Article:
Friday, May 22, 2009

An Ode to Dr Richard Harring
Dr Richard Harring, Kalamazoo, Michigan passed away at 5.30am on Wednesday, 20 May 2009. Sambodh Foundation India, The Sambodh Society Inc. USA and Sambodh Centre for Human Excellence, Michigan expresses deep condolences on the bereavement of our dear friend and close associate. Below is the note that HH Swami Bodhananda-Ji wrote for the service ceremony of Richard Harring. Our Pranams to Dr Richard Harring.
Remembering you forever,
Friends of Sambodh India and Sambodh US.

An Ode to Richard
Swami Bodhananda
20 May 2009
Kalamazoo, Michigan

Richard is no more. But that is only physically. His memories live on. So too does his memorabilia. Richard continues to live in all of us. We may call it the everlasting presence of the Spirit or the Soul. He lives in my brain cells, in your brain cells. When we are gone and our gray matter become mud he will live in the grains of the earth, in the sap of the trees, in the wild foliage, in flowers and fruits.

Richard lived amidst books. His intellectual interests were varied and wholesome. There was nothing and no issue, be it political, economic, social, religious, spiritual or ethical or environmental, that escaped his attention. I always enjoyed my conversations with him. He had strong views and he expressed them forcefully and backed his observations and comments with the latest available data. He lived in the present, with his feet firmly on the ground. But I could often see stars twinkling in his eyes, though his ironic smile betrayed his inner pain.

I always felt that he wanted to stretch and pluck the moon, but some strange concern pressed him down. That was a private secret that he kept close to his heart. Not even his close friends, who were far and few, knew what was aching him. But he continued to smile and shed sunshine where ever he went and whomever he met.

He was a loyal and ardent devotee of his Guru. He couldn't complete even one sentence without remembering his Guru who passed away long ago. He was dear to me; was my good friend, counselor and concerned critique. He stood by me and Ruth through thick and thin, counseling and cautioning us, but always ready to shoulder any responsibility that he felt will ease our burden. He never grumbled or mumbled even when he had to do things which he was not passionate about, but thought would make others happy.

Sambodh Centre for Human Excellence would not have been possible without his good wishes, whole-hearted support, prayers and blessings. Richard will live as long as Sambodh Center for Human Excellence lives.

Above all Richard was a good man. My definition of a good man is one who is good to others, often setting aside his own needs. He had a special knack of sensing other's thoughts. He was there with his hurried gait, halting warbled speech and ready wit and winsome smile to enquire about your needs and comforts. I had the privilege of being his quest for more than ten years, and never ever did he give the feeling that I was not special. He considered his guest as God's messenger.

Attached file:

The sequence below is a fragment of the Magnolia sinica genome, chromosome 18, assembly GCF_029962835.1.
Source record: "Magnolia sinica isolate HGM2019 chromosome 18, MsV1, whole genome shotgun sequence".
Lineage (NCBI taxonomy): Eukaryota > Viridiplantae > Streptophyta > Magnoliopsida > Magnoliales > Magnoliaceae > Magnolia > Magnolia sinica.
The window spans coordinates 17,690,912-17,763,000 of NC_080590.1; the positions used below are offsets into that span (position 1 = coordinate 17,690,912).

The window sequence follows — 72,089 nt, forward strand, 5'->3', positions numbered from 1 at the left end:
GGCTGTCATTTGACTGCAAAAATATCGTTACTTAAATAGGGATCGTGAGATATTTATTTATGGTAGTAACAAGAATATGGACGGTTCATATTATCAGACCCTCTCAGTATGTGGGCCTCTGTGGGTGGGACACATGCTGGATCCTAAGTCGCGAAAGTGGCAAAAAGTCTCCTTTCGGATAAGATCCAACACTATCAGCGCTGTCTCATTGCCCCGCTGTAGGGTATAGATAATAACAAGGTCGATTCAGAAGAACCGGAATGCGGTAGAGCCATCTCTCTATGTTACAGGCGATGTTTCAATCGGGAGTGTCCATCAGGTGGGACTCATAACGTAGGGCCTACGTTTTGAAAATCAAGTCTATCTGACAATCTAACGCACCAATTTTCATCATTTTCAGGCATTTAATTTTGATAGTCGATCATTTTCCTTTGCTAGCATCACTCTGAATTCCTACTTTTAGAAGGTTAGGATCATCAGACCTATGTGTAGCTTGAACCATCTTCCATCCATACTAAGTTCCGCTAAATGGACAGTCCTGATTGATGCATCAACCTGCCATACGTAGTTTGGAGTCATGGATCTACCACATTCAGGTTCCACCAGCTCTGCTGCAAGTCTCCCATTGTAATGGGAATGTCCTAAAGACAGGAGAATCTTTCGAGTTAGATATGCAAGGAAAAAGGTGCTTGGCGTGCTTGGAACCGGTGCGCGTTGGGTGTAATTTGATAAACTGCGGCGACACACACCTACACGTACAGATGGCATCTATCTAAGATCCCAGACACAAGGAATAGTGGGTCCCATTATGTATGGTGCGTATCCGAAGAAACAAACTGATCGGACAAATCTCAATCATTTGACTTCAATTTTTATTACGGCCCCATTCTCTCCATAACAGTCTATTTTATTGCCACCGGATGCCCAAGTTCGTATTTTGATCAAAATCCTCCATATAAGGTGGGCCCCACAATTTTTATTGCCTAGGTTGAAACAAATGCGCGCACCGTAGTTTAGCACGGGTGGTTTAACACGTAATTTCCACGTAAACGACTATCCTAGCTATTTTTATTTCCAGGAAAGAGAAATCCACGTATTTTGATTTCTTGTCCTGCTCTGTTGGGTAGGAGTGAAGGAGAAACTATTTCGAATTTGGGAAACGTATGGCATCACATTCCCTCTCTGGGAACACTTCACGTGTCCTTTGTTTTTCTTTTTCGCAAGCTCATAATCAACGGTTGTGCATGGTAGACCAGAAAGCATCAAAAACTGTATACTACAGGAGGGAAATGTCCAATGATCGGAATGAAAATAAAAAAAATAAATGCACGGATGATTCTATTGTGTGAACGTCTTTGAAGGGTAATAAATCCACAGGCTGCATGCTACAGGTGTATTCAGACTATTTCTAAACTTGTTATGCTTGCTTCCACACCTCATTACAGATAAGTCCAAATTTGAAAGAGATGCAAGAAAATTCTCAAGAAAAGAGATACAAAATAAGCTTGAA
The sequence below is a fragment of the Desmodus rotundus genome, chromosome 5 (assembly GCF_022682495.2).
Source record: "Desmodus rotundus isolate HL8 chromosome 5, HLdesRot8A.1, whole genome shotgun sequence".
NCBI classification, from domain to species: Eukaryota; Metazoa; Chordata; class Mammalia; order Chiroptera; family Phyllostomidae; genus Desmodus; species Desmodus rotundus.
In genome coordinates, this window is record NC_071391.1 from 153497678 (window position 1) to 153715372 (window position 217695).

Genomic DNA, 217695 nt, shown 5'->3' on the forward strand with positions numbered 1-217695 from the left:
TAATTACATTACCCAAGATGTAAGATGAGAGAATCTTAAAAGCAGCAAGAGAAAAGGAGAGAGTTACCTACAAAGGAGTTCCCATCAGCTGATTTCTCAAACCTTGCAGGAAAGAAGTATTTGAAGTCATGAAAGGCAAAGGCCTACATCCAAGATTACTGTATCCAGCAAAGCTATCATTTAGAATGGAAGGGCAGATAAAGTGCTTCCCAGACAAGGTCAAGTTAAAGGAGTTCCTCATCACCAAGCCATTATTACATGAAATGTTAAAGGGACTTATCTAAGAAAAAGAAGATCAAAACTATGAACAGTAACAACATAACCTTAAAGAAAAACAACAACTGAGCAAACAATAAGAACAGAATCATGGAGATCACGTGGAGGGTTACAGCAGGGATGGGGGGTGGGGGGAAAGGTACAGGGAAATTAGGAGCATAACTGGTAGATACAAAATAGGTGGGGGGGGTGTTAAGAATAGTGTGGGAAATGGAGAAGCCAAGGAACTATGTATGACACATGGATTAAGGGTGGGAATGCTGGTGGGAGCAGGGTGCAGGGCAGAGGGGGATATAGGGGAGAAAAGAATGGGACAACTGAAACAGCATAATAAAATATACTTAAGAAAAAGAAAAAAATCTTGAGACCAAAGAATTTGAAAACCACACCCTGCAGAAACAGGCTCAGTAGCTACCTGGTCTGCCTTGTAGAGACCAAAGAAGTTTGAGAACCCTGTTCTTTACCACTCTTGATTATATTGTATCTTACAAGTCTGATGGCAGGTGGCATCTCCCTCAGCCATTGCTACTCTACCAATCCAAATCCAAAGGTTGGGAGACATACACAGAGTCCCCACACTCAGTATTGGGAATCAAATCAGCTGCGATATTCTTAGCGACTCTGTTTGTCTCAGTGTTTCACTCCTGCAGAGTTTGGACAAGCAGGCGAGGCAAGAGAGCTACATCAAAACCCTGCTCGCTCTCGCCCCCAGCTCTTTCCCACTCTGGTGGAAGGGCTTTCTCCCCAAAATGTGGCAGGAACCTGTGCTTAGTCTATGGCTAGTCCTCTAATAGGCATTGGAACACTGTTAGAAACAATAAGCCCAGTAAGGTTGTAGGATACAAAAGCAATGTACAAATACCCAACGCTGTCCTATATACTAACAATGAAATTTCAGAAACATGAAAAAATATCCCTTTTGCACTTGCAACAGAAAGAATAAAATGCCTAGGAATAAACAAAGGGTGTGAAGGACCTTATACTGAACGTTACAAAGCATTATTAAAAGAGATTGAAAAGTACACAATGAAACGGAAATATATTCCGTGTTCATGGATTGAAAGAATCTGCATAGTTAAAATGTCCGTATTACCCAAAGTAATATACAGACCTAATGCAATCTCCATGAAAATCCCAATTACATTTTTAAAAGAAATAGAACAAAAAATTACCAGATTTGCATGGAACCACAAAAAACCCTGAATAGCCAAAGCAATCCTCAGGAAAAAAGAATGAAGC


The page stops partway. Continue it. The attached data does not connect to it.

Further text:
Richard was a perfect host. Anybody who has enjoyed his hospitality will vouchsafe for that. That merit alone will entitle him for the highest place in heaven.
Richard was a good husband, good father, good friend and a good grand-father. He read all the Harry Potters, a boring enterprise for a man of his intellectual depth, just to be in the good books of his grand-son, Adam. He was a loving and loyal husband and was fortunate to have a wife who shared his interests and passions. Richard and Ruth were ideal couple, epitomizing the Vedic dictum- Sahadharmam Charathah, walking together the path of Dharma.

Finally I can say without any hesitation that here was a man who lived his life fully, who lived his life righteously, who lived his life spiritually, with full of awareness, who gave more than he took, laughed more than he wept, hoped more than he despaired and left the world richer than he found it. I salute him from the bottom of my heart.

Four days ago I was with Richard, in a restaurant, eating, which happened to be our last supper - we were five: Richard, Ruth, Nancy, her friend Marc and me. While leaving he held my hand tight and whispered, "I want to study Shiva Sutras, the 67 mystic statements on Shiva and Sakti, from you". I gave him time for 20th, Wednesday, 11.30 AM.

The Shiva Sutras describe spiritual disciplines to be practiced by a devotee for ultimate union with Shiva, the supreme Universal Spirit. Richard was up on that day at 5.00 AM and was at his table at 5.30 and I am sure that what was then uppermost in his mind was Shiva, the dancing God of creation and destruction. He must have been so intent on Shiva that time-space evaporated, the bonds of the heart cut asunder, the body dropped and his soul ascended to Shiva Loka, the abode of Shiva, in Mount Kailash. His whole life, Richard chanted OM Nama Shivaya. Today He has become Shiva Himself - Shivohum, Shivohum, Shivohum.

It pains me to think that I shall never again see him in the form that I am used to. I may even unconsciously reach for the phone when I am faced with a problem. But soon I will get accustomed to the permanence of his physical absence and learn experientially the Gita teaching that the born shall die. Salutations to you once again Richard, our good friend!

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